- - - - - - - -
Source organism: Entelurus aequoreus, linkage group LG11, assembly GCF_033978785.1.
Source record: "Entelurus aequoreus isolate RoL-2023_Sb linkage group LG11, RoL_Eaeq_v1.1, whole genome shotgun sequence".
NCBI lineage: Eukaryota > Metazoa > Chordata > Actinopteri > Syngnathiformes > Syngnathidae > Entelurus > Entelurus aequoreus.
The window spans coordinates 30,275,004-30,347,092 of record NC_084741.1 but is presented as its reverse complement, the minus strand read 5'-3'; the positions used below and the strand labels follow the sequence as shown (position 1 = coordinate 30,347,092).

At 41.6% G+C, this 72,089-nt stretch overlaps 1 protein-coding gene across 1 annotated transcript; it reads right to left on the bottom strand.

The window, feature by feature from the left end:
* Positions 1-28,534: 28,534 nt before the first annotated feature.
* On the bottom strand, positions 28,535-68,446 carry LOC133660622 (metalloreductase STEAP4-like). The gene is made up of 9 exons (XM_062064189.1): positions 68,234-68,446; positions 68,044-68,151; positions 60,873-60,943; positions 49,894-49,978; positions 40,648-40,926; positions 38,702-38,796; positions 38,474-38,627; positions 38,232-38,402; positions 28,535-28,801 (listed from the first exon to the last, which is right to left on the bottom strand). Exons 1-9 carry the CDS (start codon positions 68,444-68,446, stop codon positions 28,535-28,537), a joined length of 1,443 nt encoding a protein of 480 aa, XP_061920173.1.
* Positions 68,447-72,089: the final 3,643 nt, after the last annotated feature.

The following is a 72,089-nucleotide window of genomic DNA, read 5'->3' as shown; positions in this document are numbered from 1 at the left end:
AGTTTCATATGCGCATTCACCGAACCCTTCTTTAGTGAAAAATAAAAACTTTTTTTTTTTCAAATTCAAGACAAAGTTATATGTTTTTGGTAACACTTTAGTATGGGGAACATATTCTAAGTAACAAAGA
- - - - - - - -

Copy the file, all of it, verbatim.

Source organism: Entelurus aequoreus, linkage group LG11, assembly GCF_033978785.1.
Source record: "Entelurus aequoreus isolate RoL-2023_Sb linkage group LG11, RoL_Eaeq_v1.1, whole genome shotgun sequence".
NCBI lineage: Eukaryota > Metazoa > Chordata > Actinopteri > Syngnathiformes > Syngnathidae > Entelurus > Entelurus aequoreus.
The window spans coordinates 30,275,004-30,347,092 of record NC_084741.1 but is presented as its reverse complement, the minus strand read 5'-3'; the positions used below and the strand labels follow the sequence as shown (position 1 = coordinate 30,347,092).

At 41.6% G+C, this 72,089-nt stretch overlaps 1 protein-coding gene across 1 annotated transcript; it reads right to left on the bottom strand.

The window, feature by feature from the left end:
* Positions 1-28,534: 28,534 nt before the first annotated feature.
* On the bottom strand, positions 28,535-68,446 carry LOC133660622 (metalloreductase STEAP4-like). The gene is made up of 9 exons (XM_062064189.1): positions 68,234-68,446; positions 68,044-68,151; positions 60,873-60,943; positions 49,894-49,978; positions 40,648-40,926; positions 38,702-38,796; positions 38,474-38,627; positions 38,232-38,402; positions 28,535-28,801 (listed from the first exon to the last, which is right to left on the bottom strand). Exons 1-9 carry the CDS (start codon positions 68,444-68,446, stop codon positions 28,535-28,537), a joined length of 1,443 nt encoding a protein of 480 aa, XP_061920173.1.
* Positions 68,447-72,089: the final 3,643 nt, after the last annotated feature.

The following is a 72,089-nucleotide window of genomic DNA, read 5'->3' as shown; positions in this document are numbered from 1 at the left end:
AGTTTCATATGCGCATTCACCGAACCCTTCTTTAGTGAAAAATAAAAACTTTTTTTTTTTCAAATTCAAGACAAAGTTATATGTTTTTGGTAACACTTTAGTATGGGGAACATATTCTAAGTAACAAAGA